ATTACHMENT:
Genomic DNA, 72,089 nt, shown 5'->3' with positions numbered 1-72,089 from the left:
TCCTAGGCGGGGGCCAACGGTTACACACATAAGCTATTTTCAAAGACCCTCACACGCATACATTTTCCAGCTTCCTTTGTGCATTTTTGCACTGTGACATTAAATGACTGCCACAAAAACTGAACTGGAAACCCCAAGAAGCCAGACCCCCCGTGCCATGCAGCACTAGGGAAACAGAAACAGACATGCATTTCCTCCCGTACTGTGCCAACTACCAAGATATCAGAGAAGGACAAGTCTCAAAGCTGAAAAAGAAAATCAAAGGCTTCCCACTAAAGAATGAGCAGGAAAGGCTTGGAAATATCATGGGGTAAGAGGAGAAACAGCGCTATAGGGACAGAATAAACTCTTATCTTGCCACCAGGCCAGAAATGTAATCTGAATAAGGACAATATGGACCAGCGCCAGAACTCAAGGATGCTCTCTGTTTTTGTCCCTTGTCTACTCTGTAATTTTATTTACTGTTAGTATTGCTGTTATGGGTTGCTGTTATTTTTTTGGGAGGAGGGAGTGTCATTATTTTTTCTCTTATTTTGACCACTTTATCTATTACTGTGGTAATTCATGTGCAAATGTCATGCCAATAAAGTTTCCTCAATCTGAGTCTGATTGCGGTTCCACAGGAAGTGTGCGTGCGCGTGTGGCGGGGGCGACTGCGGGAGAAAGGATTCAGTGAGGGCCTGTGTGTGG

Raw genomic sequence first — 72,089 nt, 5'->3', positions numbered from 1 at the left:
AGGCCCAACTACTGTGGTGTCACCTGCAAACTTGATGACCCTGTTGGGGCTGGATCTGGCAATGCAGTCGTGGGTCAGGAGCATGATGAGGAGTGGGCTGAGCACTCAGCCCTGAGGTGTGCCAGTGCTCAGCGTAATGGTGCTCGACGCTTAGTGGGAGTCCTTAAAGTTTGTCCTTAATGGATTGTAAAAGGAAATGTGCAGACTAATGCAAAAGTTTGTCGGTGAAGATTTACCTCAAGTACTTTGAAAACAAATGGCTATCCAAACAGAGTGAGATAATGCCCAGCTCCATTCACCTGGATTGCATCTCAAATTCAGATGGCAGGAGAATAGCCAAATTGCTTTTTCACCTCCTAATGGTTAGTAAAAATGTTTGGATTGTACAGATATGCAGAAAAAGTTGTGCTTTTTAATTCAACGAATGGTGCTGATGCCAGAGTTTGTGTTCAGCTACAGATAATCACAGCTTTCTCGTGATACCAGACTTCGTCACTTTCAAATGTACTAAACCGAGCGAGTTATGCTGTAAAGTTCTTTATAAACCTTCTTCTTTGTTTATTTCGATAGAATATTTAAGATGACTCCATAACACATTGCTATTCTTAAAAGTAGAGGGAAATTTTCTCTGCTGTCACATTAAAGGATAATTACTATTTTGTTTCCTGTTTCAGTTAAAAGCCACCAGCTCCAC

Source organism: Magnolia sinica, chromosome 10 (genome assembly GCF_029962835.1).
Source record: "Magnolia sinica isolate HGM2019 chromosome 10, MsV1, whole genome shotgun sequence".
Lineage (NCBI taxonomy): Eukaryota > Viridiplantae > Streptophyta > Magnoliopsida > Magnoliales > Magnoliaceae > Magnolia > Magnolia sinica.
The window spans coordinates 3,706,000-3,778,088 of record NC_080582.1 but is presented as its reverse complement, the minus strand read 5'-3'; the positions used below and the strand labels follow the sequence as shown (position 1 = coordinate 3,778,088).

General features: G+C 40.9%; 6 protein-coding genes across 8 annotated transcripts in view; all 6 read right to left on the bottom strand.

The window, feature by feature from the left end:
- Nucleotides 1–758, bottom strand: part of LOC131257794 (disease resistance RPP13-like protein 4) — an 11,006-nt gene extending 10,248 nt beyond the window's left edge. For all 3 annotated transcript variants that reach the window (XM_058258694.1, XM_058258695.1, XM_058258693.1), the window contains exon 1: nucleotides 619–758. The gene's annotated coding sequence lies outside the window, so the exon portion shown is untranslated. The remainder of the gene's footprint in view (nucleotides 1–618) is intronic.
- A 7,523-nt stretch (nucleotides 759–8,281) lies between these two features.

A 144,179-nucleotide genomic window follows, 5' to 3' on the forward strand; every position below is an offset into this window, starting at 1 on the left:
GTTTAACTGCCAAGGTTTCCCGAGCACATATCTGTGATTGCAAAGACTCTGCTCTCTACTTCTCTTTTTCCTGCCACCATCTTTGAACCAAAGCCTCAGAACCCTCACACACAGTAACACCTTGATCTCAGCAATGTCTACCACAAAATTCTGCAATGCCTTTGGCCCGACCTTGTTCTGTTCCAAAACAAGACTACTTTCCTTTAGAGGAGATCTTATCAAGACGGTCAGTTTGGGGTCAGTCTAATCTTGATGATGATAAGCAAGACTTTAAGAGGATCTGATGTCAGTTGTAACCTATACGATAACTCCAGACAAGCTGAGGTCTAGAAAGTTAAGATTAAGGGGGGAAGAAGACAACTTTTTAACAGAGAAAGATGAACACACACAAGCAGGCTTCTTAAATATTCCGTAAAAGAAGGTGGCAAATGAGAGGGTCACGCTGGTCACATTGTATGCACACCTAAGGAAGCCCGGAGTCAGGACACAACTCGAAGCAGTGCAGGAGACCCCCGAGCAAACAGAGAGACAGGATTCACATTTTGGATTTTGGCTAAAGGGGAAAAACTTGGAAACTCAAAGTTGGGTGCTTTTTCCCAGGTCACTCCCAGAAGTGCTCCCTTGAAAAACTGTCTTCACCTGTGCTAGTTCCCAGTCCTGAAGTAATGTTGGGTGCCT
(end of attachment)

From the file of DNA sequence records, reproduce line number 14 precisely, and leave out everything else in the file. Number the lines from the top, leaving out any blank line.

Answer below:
GTTTAACTGCCAAGGTTTCCCGAGCACATATCTGTGATTGCAAAGACTCTGCTCTCTACTTCTCTTTTTCCTGCCACCATCTTTGAACCAAAGCCTCAGAACCCTCACACACAGTAACACCTTGATCTCAGCAATGTCTACCACAAAATTCTGCAATGCCTTTGGCCCGACCTTGTTCTGTTCCAAAACAAGACTACTTTCCTTTAGAGGAGATCTTATCAAGACGGTCAGTTTGGGGTCAGTCTAATCTTGATGATGATAAGCAAGACTTTAAGAGGATCTGATGTCAGTTGTAACCTATACGATAACTCCAGACAAGCTGAGGTCTAGAAAGTTAAGATTAAGGGGGGAAGAAGACAACTTTTTAACAGAGAAAGATGAACACACACAAGCAGGCTTCTTAAATATTCCGTAAAAGAAGGTGGCAAATGAGAGGGTCACGCTGGTCACATTGTATGCACACCTAAGGAAGCCCGGAGTCAGGACACAACTCGAAGCAGTGCAGGAGACCCCCGAGCAAACAGAGAGACAGGATTCACATTTTGGATTTTGGCTAAAGGGGAAAAACTTGGAAACTCAAAGTTGGGTGCTTTTTCCCAGGTCACTCCCAGAAGTGCTCCCTTGAAAAACTGTCTTCACCTGTGCTAGTTCCCAGTCCTGAAGTAATGTTGGGTGCCT